A haircut, Iron Brew, and biltong in Port Elizabeth
It was raining still. Watery pellets pounded the windshield of our rental Volkswagen minivan as Pieter, our tour guide and professional hunter, searched the streets of Port Elizabeth for a barber shop.
“I need a haircut,” he had told us that morning when we left our lodge in Storms River. He rubbed his stubby fingers across his already short crew. “Yes, I need a haircut.”
After driving for an hour and a half, we had arrived in Port Elizabeth, a city of 312, 000 smack in the center of the South African coast. Back then in 2012, using GPS on a cellphone wasn’t as sophisticated as it is today, and driving up and down the streets of Port Elizabeth’s central business district was the more efficient way, apparently, of locating a barber.
Pieter peered left then right from the driver’s seat, pivoting his huge hunched shoulders back and forth. “I know there’s one here somewhere,” he muttered, careening around another corner. With each turn, my right knee pressed painfully again a white-and-blue striped plastic cooler wedged between the driver’s and front passenger seats. An empty can of Iron Brew soda rolled behind my ankle and into the well alongside the van’s sliding door.
“There she is,” Pieter purred seductively. “At last.” He pulled up to a dimly lit blonde-brick salon. A simple white sign hung squarely above the front door. A black curvy font in capital letters read: The Hairline. “At last we meet,” he shouted. The sudden burst of energy shocked my mother- and father-in-law, husband, daughter, son, and me to attention. It had been a long morning of driving in the mists of a typical South African winter, and we needed to get out.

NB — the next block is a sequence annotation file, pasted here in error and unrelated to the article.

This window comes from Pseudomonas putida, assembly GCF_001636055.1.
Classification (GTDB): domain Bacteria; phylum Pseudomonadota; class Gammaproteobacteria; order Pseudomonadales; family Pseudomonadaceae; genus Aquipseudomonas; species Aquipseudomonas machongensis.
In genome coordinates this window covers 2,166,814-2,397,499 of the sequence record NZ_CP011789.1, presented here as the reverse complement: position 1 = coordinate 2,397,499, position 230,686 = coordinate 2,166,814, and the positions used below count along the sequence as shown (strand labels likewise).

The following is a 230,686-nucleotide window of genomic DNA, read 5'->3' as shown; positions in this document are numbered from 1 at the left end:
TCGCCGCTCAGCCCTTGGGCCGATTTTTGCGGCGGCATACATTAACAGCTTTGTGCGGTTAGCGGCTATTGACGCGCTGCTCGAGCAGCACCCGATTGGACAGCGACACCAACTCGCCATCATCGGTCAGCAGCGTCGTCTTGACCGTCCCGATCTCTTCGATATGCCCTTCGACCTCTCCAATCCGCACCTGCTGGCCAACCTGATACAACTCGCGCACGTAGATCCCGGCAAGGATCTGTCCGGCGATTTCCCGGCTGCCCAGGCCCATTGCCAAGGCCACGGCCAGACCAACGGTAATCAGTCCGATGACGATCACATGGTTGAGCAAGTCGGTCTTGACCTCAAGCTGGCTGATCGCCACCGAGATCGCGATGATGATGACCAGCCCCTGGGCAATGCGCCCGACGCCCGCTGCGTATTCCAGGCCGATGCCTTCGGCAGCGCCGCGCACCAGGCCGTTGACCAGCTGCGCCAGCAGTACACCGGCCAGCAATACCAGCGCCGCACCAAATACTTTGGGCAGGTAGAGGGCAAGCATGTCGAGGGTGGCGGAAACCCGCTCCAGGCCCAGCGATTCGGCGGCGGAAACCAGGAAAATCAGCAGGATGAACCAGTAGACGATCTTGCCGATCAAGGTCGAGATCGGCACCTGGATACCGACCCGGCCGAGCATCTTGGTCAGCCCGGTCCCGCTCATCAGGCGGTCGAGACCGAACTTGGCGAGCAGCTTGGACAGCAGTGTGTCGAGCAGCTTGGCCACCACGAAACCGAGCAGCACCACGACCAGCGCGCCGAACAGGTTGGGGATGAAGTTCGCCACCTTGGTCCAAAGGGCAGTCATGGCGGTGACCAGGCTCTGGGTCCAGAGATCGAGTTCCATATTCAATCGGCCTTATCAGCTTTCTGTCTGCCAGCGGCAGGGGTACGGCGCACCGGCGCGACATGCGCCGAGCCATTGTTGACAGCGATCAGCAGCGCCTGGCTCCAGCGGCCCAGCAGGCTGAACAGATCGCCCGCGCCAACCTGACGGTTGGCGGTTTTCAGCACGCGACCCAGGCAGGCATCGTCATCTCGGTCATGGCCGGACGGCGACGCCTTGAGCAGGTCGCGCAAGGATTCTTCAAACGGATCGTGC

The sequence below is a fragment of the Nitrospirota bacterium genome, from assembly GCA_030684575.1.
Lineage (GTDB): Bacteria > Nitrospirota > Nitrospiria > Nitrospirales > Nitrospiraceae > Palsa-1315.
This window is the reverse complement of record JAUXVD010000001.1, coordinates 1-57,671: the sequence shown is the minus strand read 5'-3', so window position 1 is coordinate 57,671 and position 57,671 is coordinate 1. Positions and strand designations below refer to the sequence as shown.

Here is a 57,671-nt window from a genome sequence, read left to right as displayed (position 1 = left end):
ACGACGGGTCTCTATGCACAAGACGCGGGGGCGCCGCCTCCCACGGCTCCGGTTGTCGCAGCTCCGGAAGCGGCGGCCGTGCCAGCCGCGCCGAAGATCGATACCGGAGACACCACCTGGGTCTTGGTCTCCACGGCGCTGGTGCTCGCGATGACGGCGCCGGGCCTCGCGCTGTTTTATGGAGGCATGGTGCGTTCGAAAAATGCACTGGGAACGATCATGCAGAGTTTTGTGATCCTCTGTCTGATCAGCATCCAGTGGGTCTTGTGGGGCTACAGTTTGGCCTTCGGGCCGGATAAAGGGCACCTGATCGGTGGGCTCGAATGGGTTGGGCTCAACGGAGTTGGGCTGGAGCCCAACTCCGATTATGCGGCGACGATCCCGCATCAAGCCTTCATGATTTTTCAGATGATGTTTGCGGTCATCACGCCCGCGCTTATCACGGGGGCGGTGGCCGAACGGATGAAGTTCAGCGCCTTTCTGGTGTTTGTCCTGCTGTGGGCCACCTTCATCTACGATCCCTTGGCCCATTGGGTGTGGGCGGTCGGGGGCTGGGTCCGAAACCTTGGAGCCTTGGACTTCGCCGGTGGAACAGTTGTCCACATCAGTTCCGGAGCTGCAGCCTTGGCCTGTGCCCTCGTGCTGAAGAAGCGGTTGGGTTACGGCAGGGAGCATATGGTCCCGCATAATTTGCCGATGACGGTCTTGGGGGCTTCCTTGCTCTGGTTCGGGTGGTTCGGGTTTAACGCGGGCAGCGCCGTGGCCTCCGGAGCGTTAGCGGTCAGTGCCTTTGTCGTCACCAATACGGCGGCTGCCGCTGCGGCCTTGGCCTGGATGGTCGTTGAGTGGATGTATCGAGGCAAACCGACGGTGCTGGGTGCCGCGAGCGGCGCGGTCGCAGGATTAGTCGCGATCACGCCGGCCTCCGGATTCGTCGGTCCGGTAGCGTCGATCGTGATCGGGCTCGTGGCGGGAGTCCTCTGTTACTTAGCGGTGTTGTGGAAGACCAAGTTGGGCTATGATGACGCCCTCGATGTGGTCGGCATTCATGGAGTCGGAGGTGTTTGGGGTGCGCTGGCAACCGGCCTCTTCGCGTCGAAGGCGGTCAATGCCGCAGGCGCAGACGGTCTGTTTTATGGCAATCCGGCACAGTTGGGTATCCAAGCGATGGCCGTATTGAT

An establishment called The Hairline was sure to offer a basic haircut, Pieter assured us, as he tossed my father-in-law the keys to the van. “Back in thirty minutes,” he called.
Through the foggy windows of the van, my husband noticed a drugstore five doors down.
“They’ll have a Sudafed equivalent, don’t ya’ think?” my daughter asked. There was only one way to find out, so we left my in-laws behind and ventured into the icy, blowing mist.
After purchasing our “Sudafed,” we lingered in the drugstore to peruse the variety of non-drug products: sunglasses, Cadbury chocolate, umbrellas, magazines, souvenir key chains, magnets. We analyzed a minuscule selection of locally-made biltong, a jerky-like snack, arranged in a red wicker basket on the cashier’s counter. The biltong seemed as out of place in a pharmacy as I felt on the side streets of a South African industrial port city, I thought.
I checked my watch. “It’s been thirty minutes,” I said, motioning that it was time to head for the van. Sure enough, Pieter and about three thousand very short hairs were waiting on us.
That was the last time I would see Port Elizabeth, perched along the very southern edge of the African continent. It was not an eventful visit, but it was memorable. After all, we should not underestimate the power of details, no matter how small or seemingly insignificant.
I’m sure many will scoff at our scant, all-too-brief encounter with the city now known as Nelson Mandela City. To be sure, there are many deserving and fascinating sights to see there.
As we left the city in the dim, rainy morning of middle June, I watched the ships, barges, and freighters skim over the whitecaps of the distant bay. The vessels resembled tiny dashes and dots. A bright white Morse Code against the waves, the vessels sailed steadily to their next destination.